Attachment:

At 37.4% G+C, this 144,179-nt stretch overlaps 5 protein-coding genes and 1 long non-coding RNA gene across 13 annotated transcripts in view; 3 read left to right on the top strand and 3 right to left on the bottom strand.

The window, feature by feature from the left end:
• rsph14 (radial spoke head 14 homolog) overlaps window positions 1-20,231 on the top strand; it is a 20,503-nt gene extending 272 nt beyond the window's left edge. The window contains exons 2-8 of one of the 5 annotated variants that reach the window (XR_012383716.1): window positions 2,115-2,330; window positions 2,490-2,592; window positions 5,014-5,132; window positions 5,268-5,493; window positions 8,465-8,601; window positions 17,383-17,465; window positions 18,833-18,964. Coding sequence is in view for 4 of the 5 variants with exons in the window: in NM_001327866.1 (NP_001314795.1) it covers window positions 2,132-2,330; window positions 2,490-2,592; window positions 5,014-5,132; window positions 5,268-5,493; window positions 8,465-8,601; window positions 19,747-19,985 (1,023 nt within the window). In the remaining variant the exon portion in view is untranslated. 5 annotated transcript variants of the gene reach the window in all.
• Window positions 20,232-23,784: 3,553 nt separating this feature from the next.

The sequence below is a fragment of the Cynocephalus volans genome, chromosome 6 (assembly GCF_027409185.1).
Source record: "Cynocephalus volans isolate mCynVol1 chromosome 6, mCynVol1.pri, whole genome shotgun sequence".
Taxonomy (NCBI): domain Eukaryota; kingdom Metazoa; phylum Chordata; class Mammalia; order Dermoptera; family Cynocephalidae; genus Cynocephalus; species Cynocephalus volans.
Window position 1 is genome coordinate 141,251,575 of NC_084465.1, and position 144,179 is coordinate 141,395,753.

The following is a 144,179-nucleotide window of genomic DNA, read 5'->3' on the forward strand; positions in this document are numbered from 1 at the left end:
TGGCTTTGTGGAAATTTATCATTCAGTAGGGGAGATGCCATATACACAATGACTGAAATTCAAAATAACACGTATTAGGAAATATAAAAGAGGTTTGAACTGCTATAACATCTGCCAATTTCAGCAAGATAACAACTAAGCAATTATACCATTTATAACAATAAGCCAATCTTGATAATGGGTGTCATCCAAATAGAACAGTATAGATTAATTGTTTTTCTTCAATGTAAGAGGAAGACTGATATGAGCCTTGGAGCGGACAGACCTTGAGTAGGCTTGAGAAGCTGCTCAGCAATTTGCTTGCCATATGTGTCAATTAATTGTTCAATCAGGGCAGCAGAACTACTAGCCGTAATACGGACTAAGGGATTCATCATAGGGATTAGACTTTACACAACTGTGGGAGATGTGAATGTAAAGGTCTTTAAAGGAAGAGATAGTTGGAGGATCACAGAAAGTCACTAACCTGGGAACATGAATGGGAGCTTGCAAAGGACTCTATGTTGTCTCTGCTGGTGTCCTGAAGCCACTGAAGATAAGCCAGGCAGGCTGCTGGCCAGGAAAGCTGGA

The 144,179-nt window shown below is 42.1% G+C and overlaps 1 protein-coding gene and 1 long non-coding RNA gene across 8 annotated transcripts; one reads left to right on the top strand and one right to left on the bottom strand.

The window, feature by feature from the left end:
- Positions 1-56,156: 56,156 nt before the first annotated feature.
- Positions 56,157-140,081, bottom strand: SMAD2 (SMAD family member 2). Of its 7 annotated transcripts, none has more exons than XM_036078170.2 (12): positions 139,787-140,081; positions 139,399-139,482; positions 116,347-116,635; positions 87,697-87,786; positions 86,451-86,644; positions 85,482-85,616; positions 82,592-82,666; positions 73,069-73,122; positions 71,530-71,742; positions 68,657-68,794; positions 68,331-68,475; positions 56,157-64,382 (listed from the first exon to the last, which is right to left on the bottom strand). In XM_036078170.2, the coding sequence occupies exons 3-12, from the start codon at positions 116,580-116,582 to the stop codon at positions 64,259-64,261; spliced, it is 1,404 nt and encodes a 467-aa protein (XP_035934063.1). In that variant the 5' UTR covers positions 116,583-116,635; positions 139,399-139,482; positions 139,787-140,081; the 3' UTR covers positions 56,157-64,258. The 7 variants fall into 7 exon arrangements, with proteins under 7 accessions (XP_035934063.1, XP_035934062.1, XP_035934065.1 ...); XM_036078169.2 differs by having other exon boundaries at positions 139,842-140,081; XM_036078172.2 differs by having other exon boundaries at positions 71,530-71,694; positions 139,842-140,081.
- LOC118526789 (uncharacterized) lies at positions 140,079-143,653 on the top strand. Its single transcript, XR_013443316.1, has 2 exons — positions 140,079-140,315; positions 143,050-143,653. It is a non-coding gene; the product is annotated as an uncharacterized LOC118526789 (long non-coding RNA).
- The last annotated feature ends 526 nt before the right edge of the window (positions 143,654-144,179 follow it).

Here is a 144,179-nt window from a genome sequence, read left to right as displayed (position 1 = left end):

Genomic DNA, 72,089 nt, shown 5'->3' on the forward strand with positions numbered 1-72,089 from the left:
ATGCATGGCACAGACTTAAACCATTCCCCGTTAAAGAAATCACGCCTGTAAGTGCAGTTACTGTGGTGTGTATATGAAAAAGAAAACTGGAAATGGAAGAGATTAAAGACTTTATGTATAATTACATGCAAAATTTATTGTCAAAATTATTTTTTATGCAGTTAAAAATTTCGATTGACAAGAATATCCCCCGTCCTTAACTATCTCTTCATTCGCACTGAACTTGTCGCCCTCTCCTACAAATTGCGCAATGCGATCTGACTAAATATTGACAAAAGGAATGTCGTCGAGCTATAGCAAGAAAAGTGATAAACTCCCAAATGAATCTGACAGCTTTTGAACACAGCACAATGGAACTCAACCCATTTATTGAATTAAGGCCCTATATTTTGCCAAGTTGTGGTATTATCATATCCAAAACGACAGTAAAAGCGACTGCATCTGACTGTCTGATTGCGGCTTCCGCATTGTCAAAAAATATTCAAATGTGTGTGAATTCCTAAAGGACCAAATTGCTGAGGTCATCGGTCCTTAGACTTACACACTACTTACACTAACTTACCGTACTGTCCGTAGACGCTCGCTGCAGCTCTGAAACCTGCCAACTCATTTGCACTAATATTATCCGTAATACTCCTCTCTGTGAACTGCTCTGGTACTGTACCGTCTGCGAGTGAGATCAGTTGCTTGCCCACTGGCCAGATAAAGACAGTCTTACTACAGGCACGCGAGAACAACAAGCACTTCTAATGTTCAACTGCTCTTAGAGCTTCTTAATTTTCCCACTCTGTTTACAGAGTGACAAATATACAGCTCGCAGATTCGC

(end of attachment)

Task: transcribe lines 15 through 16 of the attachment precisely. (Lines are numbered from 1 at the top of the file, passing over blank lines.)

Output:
- LOC118526789 (uncharacterized) lies at positions 140,079-143,653 on the top strand. Its single transcript, XR_013443316.1, has 2 exons — positions 140,079-140,315; positions 143,050-143,653. It is a non-coding gene; the product is annotated as an uncharacterized LOC118526789 (long non-coding RNA).
- The last annotated feature ends 526 nt before the right edge of the window (positions 143,654-144,179 follow it).